By Nancy Volkers
Special To BioWorld Financial Watch
Wyeth-Ayerst Laboratories and Aviron's chart-topping, $400 million collaboration in January for the marketing of FluMist made both sides happy, and is expected to let Aviron grow into a fully integrated company.
The deal is rare, and not only for its size. Most collaborations include components of manufacturing, marketing and distribution (MMD), but agreements such as this one, focused mainly on the end stages of development, are few and far between, analysts said.
Under the terms of the 11-year deal, the Wyeth-Lederle Vaccines unit of Wyeth-Ayerst gains exclusive worldwide rights to FluMist, Aviron's intranasal influenza vaccine. The companies will co-promote FluMist in the U.S., but Wyeth-Ayerst retains marketing rights elsewhere, excepting New Zealand, Korea, Australia and certain South Pacific countries.
"It strengthens our core franchise, expands the use of flu vaccines in new patient populations, and enhances our existing vaccine portfolio," said Doug Petkus, Wyeth-Ayerst's spokesman. The company, a division of American Home Products has a number of "similar" relationships, he said, but FluMist is more fully developed than most of the other products.
Aviron gains the experience and strength of Wyeth-Ayerst, said Carol Olson, Aviron's senior vice president for commercial development.
"This is really a hand-in-glove relationship," she said. "Philosophically, there's a great mesh. One of the things I feared, personally, in getting into a partnership with big pharma is that it would slow us down. That is simply not the case. They want us to run, and [they will] not get in our way."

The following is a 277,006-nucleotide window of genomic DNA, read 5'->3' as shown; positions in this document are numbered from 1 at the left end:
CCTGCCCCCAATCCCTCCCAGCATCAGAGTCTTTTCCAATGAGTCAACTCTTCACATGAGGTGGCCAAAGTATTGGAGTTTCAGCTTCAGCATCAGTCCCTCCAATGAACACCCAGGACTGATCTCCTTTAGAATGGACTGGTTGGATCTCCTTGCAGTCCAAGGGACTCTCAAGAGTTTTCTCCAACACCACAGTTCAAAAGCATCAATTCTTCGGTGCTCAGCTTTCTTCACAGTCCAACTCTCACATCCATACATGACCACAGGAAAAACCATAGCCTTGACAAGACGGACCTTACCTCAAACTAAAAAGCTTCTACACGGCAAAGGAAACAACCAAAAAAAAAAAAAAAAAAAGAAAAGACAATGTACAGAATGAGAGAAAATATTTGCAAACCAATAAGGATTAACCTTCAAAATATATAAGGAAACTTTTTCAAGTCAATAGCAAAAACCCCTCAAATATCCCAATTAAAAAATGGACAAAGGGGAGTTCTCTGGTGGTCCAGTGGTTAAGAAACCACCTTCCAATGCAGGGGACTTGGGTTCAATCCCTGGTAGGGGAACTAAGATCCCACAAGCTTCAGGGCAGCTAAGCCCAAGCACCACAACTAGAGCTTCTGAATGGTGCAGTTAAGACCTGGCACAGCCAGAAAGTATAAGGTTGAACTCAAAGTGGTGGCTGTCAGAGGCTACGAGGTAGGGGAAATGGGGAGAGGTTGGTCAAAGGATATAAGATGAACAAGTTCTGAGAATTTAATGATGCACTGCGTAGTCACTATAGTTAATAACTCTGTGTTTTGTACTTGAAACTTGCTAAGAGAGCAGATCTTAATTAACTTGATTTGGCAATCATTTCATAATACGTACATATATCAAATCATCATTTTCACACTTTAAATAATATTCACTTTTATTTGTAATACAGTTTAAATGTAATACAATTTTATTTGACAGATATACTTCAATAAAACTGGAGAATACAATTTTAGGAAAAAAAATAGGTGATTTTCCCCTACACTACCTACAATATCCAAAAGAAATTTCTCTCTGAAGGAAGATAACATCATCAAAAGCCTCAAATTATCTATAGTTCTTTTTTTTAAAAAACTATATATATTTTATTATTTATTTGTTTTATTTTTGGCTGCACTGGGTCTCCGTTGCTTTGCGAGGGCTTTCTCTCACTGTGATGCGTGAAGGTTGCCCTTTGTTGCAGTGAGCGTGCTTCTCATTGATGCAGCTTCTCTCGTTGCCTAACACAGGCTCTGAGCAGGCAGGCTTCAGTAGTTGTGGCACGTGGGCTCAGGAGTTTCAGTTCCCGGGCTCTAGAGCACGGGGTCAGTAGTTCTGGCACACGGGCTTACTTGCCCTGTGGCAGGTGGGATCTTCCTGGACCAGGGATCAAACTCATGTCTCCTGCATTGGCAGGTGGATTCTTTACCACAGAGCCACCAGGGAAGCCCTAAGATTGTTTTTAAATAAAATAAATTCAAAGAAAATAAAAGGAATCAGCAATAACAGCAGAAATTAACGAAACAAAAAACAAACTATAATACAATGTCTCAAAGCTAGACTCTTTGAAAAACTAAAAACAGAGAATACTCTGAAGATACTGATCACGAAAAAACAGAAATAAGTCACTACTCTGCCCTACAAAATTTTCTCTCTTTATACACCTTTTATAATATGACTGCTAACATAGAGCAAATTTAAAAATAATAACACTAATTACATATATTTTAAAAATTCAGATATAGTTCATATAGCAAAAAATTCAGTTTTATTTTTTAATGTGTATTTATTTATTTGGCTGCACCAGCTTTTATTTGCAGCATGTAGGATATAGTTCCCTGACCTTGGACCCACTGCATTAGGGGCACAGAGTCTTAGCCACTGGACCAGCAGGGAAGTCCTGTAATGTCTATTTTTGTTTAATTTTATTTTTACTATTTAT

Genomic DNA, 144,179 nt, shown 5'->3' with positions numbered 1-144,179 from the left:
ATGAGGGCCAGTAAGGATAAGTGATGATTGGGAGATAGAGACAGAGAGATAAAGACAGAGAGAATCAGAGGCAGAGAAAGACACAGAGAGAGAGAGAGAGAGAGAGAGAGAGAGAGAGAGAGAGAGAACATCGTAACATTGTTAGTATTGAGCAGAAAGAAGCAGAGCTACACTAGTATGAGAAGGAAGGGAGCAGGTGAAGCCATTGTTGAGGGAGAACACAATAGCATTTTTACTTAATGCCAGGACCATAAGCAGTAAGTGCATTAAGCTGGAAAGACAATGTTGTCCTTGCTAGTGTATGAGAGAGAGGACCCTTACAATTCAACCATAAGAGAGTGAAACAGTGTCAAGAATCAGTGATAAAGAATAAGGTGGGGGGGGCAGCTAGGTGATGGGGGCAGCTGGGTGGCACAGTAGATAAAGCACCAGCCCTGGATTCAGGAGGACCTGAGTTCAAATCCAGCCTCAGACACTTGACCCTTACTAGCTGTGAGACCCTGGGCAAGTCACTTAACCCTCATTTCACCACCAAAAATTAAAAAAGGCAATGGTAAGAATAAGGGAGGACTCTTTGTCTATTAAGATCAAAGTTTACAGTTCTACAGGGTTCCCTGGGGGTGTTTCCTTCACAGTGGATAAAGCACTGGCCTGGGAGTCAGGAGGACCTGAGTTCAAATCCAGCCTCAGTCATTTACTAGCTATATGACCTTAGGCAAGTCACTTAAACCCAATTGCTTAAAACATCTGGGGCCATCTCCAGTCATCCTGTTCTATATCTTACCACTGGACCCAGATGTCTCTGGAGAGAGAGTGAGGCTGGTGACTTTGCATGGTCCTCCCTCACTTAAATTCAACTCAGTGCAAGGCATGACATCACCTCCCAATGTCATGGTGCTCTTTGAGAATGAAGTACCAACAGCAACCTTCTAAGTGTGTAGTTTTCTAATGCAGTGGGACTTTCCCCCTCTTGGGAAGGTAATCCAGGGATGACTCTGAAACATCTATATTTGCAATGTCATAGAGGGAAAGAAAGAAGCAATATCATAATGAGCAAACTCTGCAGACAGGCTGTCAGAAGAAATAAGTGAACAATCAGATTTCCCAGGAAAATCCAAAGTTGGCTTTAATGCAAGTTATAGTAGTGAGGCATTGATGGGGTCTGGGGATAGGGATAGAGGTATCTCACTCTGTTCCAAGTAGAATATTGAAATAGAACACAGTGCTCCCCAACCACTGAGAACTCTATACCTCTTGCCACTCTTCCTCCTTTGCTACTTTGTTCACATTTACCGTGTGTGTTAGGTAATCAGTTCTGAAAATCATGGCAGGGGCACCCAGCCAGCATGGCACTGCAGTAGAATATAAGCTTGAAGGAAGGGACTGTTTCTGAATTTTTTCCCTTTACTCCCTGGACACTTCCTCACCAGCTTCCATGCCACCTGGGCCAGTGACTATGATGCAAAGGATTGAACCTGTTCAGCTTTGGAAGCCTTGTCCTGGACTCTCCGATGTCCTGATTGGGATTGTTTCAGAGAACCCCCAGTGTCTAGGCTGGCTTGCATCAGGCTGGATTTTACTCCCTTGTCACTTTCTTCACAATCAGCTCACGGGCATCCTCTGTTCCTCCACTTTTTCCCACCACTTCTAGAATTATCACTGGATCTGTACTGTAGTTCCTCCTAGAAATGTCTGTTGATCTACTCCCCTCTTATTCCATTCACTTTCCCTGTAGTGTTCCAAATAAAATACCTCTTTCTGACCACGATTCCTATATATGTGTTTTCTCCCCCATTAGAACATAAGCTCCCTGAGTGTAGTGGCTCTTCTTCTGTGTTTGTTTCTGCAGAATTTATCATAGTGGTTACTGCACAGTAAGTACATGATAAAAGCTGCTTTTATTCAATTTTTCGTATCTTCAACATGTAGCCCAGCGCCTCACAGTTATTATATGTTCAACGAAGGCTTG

The last quarter's agreements included a deal between LifeCell Corp. and Boston Scientific Corp. (NYSE: BSX) for worldwide marketing and distribution of urology and gynecology applications of LifeCell's acellular tissue matrix, a deal between Gensia Sicor Pharmaceuticals Inc. and Abbott Laboratories for the marketing and distribution of Gensia Sicor's oncology products, and two deals involving Fresenius AG. The German company signed marketing/distribution agreements with Cypress Bioscience Inc. and Genzyme Corp.
Mary Ann Gray, senior vice president at Raymond James & Associates Inc., in New York, said biotechnology firms are searching for the earlier-stage agreements.
"Because of the way the markets have been lately, most companies do these deals earlier in the process, so they involve some research and development and milestone payments," she said. "Then, they also rely on the pharmaceutical company for marketing and sometimes manufacturing. [MMD deals] have never been really common, because biotechs have never had a lot of money to take a product through."
These collaborations might be seen between pharmaceutical firms and larger biotechnology companies that have the funding to take a product further, but want to maintain the company's focus in a certain area, Gray added. "If they develop a product that's a little bit outside their focus, then they may do an [MMD] deal," she said, especially for help with research and development (R&D) costs.
One-Third Of Partnerships Disbanded
Genentech Inc. has capital aplenty to make it through the R&D phase. The South San Francisco-based company signed a January deal with Schwarz Pharma AG to import, distribute and develop Genentech's Nutropin AQ and Nutropin Depot in Europe and other countries outside of the United States, Canada and Japan. Genentech and Alkermes Inc. will manufacture the products for sale by Schwarz, which is based in Germany.
Large or small, collaborations don't always work out. Far from it, said Peter Ginsberg, senior research analyst at US Bancorp Piper Jaffray, in Minneapolis. He said 33 percent of all collaborations are disbanded.